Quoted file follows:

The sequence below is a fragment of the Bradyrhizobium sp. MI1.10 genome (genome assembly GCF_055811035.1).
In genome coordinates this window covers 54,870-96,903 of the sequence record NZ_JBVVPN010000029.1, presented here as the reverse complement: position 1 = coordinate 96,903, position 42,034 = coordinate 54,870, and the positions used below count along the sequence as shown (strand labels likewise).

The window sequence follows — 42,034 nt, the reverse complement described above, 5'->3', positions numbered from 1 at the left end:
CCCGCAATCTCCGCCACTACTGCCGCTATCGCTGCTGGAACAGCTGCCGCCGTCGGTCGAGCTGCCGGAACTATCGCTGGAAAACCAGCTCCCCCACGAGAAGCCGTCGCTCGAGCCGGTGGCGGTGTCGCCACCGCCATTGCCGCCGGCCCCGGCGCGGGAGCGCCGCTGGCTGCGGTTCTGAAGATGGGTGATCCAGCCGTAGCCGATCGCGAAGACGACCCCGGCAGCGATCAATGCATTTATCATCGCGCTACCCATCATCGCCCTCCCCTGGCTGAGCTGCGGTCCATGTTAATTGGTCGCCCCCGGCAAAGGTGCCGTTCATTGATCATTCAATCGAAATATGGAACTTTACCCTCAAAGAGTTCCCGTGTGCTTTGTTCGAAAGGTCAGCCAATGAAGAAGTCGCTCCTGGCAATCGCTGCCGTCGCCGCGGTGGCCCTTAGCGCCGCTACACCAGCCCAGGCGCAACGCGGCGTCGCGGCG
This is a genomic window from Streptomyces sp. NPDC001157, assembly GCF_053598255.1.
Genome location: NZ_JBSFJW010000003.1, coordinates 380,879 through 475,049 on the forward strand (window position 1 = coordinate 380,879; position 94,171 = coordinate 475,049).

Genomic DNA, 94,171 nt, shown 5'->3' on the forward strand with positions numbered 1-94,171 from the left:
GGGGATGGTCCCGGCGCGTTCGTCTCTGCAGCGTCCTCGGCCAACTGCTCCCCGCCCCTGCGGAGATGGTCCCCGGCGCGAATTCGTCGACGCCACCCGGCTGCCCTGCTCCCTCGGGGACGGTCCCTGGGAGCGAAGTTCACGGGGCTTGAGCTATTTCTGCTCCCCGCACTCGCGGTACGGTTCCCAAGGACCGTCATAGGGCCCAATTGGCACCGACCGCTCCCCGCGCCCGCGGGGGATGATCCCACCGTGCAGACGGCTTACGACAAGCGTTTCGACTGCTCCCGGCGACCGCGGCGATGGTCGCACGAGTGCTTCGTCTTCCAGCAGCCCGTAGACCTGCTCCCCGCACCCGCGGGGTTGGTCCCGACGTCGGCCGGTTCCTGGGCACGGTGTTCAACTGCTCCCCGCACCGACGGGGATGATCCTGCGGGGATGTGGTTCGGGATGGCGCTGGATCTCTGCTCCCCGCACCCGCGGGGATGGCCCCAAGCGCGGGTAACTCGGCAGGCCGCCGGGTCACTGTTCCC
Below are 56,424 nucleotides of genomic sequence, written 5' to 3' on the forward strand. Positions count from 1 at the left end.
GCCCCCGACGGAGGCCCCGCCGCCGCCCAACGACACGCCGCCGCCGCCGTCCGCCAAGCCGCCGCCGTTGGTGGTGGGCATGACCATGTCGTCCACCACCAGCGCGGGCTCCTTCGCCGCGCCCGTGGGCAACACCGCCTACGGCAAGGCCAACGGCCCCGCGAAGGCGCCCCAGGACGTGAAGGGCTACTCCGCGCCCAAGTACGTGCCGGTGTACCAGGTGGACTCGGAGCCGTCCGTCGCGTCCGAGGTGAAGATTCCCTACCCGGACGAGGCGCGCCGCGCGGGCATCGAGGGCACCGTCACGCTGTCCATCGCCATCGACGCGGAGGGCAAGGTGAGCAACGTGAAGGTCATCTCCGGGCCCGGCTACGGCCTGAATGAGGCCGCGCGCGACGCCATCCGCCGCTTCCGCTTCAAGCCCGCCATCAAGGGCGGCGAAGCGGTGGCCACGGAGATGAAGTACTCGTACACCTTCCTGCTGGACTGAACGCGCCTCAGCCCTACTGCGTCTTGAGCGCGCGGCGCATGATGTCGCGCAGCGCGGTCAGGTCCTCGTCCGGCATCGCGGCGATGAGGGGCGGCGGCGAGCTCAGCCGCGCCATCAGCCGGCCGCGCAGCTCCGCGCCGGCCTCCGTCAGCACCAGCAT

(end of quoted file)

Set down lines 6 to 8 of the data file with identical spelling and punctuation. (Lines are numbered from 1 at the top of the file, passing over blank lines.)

Genome location: NZ_JBSFJW010000003.1, coordinates 380,879 through 475,049 on the forward strand (window position 1 = coordinate 380,879; position 94,171 = coordinate 475,049).

Genomic DNA, 94,171 nt, shown 5'->3' on the forward strand with positions numbered 1-94,171 from the left:
GGGGATGGTCCCGGCGCGTTCGTCTCTGCAGCGTCCTCGGCCAACTGCTCCCCGCCCCTGCGGAGATGGTCCCCGGCGCGAATTCGTCGACGCCACCCGGCTGCCCTGCTCCCTCGGGGACGGTCCCTGGGAGCGAAGTTCACGGGGCTTGAGCTATTTCTGCTCCCCGCACTCGCGGTACGGTTCCCAAGGACCGTCATAGGGCCCAATTGGCACCGACCGCTCCCCGCGCCCGCGGGGGATGATCCCACCGTGCAGACGGCTTACGACAAGCGTTTCGACTGCTCCCGGCGACCGCGGCGATGGTCGCACGAGTGCTTCGTCTTCCAGCAGCCCGTAGACCTGCTCCCCGCACCCGCGGGGTTGGTCCCGACGTCGGCCGGTTCCTGGGCACGGTGTTCAACTGCTCCCCGCACCGACGGGGATGATCCTGCGGGGATGTGGTTCGGGATGGCGCTGGATCTCTGCTCCCCGCACCCGCGGGGATGGCCCCAAGCGCGGGTAACTCGGCAGGCCGCCGGGTCACTGTTCCC